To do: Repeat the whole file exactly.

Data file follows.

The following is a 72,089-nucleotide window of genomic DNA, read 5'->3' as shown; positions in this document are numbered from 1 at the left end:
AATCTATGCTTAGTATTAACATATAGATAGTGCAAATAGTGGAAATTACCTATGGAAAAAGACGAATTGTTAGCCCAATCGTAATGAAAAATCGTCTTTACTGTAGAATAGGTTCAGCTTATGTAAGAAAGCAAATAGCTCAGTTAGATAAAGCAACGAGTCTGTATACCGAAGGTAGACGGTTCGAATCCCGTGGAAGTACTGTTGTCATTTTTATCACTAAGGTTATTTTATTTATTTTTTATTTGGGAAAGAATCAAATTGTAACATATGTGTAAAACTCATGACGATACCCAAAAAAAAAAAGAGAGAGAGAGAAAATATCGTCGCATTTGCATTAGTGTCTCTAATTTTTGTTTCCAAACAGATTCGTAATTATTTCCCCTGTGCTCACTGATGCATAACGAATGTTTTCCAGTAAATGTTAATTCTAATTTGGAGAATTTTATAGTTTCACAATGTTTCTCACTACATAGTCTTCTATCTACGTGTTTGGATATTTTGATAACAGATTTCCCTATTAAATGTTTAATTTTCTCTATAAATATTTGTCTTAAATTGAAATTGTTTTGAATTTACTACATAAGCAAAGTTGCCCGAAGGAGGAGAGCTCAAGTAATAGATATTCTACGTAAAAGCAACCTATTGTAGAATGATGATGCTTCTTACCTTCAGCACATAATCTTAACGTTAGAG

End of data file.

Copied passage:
The following is a 72,089-nucleotide window of genomic DNA, read 5'->3' as shown; positions in this document are numbered from 1 at the left end:
AATCTATGCTTAGTATTAACATATAGATAGTGCAAATAGTGGAAATTACCTATGGAAAAAGACGAATTGTTAGCCCAATCGTAATGAAAAATCGTCTTTACTGTAGAATAGGTTCAGCTTATGTAAGAAAGCAAATAGCTCAGTTAGATAAAGCAACGAGTCTGTATACCGAAGGTAGACGGTTCGAATCCCGTGGAAGTACTGTTGTCATTTTTATCACTAAGGTTATTTTATTTATTTTTTATTTGGGAAAGAATCAAATTGTAACATATGTGTAAAACTCATGACGATACCCAAAAAAAAAAAGAGAGAGAGAGAAAATATCGTCGCATTTGCATTAGTGTCTCTAATTTTTGTTTCCAAACAGATTCGTAATTATTTCCCCTGTGCTCACTGATGCATAACGAATGTTTTCCAGTAAATGTTAATTCTAATTTGGAGAATTTTATAGTTTCACAATGTTTCTCACTACATAGTCTTCTATCTACGTGTTTGGATATTTTGATAACAGATTTCCCTATTAAATGTTTAATTTTCTCTATAAATATTTGTCTTAAATTGAAATTGTTTTGAATTTACTACATAAGCAAAGTTGCCCGAAGGAGGAGAGCTCAAGTAATAGATATTCTACGTAAAAGCAACCTATTGTAGAATGATGATGCTTCTTACCTTCAGCACATAATCTTAACGTTAGAG